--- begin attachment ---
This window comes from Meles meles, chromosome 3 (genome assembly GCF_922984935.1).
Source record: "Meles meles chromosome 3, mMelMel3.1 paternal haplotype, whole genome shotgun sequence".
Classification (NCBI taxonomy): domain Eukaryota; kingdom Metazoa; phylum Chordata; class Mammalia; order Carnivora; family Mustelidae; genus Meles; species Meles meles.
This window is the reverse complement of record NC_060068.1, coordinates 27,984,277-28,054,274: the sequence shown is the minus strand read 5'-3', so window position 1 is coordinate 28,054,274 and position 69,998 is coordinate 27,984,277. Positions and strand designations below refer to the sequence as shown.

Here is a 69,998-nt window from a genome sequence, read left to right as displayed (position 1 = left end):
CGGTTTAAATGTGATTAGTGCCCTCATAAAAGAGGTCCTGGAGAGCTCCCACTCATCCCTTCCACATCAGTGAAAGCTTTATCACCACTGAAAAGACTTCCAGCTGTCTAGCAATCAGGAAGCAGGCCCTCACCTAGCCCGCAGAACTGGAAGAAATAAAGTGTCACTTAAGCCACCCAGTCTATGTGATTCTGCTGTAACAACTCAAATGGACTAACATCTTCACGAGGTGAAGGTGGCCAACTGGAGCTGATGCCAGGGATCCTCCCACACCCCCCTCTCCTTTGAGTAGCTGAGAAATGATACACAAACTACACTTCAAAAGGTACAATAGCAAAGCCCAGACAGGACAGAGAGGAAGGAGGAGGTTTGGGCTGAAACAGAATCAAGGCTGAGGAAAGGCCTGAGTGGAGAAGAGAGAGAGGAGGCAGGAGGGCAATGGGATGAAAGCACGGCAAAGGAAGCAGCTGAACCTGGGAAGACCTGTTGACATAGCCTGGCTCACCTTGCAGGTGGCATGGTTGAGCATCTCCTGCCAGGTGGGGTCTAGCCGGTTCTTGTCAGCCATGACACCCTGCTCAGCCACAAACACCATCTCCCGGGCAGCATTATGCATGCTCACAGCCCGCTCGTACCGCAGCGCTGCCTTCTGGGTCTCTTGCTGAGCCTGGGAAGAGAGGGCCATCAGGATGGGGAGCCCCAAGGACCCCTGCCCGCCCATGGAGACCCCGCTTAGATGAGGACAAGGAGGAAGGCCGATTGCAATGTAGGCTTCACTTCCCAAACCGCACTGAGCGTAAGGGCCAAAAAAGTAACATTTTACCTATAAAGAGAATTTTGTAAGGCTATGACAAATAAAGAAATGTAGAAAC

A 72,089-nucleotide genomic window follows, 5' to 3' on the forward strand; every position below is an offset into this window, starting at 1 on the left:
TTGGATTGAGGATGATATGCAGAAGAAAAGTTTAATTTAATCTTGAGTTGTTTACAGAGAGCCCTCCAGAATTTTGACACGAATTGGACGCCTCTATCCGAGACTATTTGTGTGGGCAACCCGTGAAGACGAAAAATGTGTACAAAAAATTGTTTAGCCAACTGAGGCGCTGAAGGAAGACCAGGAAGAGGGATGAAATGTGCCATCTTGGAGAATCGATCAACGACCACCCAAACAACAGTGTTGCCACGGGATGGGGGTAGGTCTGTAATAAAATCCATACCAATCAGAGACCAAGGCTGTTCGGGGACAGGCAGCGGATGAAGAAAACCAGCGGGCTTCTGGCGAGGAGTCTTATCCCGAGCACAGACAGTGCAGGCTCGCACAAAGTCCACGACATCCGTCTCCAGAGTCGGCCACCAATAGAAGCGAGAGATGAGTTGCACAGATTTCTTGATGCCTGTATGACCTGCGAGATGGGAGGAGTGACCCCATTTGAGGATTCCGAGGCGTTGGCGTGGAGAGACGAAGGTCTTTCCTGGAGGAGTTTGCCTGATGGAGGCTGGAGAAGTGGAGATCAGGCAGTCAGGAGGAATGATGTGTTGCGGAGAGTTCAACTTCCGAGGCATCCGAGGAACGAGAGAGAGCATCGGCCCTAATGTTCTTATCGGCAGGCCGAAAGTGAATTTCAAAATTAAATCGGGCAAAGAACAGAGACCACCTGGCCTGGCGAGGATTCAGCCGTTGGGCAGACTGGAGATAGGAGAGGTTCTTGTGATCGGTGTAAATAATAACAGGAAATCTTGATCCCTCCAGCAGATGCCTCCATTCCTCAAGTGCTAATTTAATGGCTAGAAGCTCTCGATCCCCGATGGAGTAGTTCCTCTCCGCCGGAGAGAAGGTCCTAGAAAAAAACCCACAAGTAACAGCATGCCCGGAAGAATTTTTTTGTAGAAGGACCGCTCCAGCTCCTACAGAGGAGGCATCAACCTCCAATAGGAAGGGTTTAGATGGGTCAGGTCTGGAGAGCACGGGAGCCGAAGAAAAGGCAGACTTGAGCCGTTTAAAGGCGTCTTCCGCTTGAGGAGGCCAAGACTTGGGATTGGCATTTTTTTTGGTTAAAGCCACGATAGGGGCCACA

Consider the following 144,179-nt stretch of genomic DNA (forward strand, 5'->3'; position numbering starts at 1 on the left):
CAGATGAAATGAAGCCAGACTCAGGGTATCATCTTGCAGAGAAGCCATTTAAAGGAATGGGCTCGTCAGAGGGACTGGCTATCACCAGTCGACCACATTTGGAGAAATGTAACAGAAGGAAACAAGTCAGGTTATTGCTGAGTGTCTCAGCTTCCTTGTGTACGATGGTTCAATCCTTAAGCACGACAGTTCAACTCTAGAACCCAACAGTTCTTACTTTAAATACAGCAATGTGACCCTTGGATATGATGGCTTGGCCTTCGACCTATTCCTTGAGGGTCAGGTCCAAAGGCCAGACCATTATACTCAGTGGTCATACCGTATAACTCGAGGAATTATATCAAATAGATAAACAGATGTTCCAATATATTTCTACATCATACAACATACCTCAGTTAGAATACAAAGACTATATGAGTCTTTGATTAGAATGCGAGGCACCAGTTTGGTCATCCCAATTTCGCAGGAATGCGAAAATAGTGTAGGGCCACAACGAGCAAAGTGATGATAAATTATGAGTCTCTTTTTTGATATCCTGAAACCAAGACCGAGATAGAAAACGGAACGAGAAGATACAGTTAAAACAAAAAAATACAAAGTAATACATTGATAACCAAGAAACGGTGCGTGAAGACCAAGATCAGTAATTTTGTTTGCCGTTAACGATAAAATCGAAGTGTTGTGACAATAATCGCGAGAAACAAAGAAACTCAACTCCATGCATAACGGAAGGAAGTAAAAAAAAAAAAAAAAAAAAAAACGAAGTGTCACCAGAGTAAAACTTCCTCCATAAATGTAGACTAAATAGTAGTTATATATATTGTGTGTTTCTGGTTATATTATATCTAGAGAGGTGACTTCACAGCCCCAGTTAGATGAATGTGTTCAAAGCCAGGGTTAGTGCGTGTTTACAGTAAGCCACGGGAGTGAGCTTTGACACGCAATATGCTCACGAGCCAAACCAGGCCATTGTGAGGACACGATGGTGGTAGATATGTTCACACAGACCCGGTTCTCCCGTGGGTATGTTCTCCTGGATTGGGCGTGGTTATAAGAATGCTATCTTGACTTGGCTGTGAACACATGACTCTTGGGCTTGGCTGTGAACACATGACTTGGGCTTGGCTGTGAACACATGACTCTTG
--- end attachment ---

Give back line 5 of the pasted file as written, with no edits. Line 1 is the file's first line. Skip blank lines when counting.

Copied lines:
Here is a 69,998-nt window from a genome sequence, read left to right as displayed (position 1 = left end):